Research shows that employees who maintain a diverse range of friends perform better in many key work performance indicators.
Developing a network of “friends” underpins the Facebook business model. Arguably, this has resulted in a cultural deterioration of the meaning of the word “friend,” with people (particularly those of a certain age considerably south of 40) claiming they have a lot of friends, even though they’ve never actually interacted with many of them off-line.
Interestingly, research shows that employees who maintain a diverse range of friends (actual people they meet, talk to and go out with) rank higher on key performance indicators than those who are more solitary.
Related Article: What Makes Employees Happy
Jeb Grabmeir cites Ohio University professor Steffanie Wilk in saying, “Your friends outside of work actually have this connection to how you behave in the workplace, through the shaping of your relationships on the job.”
The more diverse your relationships outside of the job, the more likely you are to develop similarly diverse relationships among coworkers. Why is that significant? Business News Daily reports that a recent study conducted by Wilk and University of Akron professor Erin Makarius found that employees with diverse friendships were graded higher by their superiors in certain work-related performance metrics; moreover, these employees had more trusting and productive relationships with their bosses.
Friends, Just Not at Work
That’s not to say that those with more diverse friends outside of work necessarily have more friends at work, just better working relationships. Indeed, Adam Grant argues in The New York Times that while work was once a major source for friendships, it’s now taking a back seat. He attributes this to a number of factors:
- Employment is no longer a lifetime, let alone long-term, proposition. Job hopping is no longer seen as a negative thing (in fact, it shows you are seeking new challenges), and a first tactic for employers during economic downturns is to reduce staff.
- Greater reliance on contract and temporary workers who come and go to work on short-term projects. Coworkers are viewed as transitory, deserving of civility, but not full-fledged camaraderie.
- Increasing adoption of a virtual workforce based from home that infrequently, if ever, interacts in an office.
- Similarly, growth of flextime in which colleagues work at different schedules, which limits their daily interaction and promotes a “get down to business” attitude.
Another argument posed by Jonathan Fields is that if a friendship deteriorates outside of work, the people involved just stop interacting with one another. Not so on the job, where, Fields says, “friction in a personal relationship could translate to trouble, loss of morale or inefficiency in the workplace.”
Friends At Work: Not Such a Bad Idea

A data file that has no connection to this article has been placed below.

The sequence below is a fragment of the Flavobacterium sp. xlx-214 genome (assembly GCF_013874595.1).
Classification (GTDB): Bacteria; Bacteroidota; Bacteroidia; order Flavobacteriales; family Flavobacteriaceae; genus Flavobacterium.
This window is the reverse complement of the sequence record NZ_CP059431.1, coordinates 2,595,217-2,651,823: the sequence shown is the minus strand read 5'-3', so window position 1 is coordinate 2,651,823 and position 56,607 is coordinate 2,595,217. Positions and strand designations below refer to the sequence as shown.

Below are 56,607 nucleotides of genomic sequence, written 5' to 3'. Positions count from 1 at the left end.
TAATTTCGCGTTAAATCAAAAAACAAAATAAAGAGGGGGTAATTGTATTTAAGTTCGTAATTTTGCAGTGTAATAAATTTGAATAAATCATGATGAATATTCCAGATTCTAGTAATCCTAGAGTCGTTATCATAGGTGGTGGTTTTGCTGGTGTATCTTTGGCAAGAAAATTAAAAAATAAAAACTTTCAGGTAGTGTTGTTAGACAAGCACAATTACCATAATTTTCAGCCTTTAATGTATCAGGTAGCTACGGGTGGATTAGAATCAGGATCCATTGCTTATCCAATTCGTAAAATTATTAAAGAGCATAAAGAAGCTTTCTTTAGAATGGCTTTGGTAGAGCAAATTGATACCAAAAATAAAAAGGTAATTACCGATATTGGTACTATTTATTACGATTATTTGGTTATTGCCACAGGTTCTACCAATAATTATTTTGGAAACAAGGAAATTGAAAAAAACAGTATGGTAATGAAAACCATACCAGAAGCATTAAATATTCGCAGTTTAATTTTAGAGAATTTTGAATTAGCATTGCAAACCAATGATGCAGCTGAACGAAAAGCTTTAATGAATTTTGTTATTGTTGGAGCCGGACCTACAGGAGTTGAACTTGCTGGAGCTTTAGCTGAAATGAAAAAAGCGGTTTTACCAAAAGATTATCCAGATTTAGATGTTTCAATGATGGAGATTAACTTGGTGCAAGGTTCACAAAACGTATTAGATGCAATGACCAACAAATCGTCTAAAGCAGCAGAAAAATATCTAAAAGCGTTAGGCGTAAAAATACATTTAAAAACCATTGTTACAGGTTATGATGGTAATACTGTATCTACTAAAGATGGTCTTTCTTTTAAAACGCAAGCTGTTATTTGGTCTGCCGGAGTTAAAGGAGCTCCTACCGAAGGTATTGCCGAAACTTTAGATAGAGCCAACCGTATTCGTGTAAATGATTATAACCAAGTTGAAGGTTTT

Penelope Trunk, on the other hand, maintains that, “People with one friend at work are much likely to find their work interesting. And people with three friends at work are virtually guaranteed to be very satisfied with their life.”
But what about employers? Should they care about whether their workers are friends? Shouldn’t they only be concerned about whether they do their jobs?
Consider the experience of a plant manager who strove to encourage employee relationships beyond just working together, as reported in Vital Signs by Tom Rath:
At first…the men thought she was a bit crazy—the way she talked about how they should care for each other and develop friendships…She established a social fund that gave employees money for outings with their coworkers and family members…After a few months, she could see things changing at the plant. The men were having more casual conversations, and a few even looked like they were enjoying their jobs…The team’s performance, as measured by ‘line speed,’ or the average number of units produced in a day was increasing rapidly as well. The plant’s customer complaints were down 50 percent from the previous year.
As TechRepublic notes, building employee morale is key to positive employee interaction that contributes directly to a company’s bottom line. It’s what used to be called “team-building.” Ways to build teams and productive friendships among workers that are equally productive for employers, include:
- Hold regular company socials, both during and after work hours.
- Promote friendly contests, such as football pools and ping-pong tournaments.
- Encourage community service projects.
- Recognize people for their work, even if it’s just a “shout-out” that someone did a particularly good job (though distribution of a gift card might also be nice).
- Ask employees what is going on in their jobs, accept feedback and make changes if needed. Employers don’t need to be friends to their workers, but creating a friendly and open atmosphere is certainly a good idea.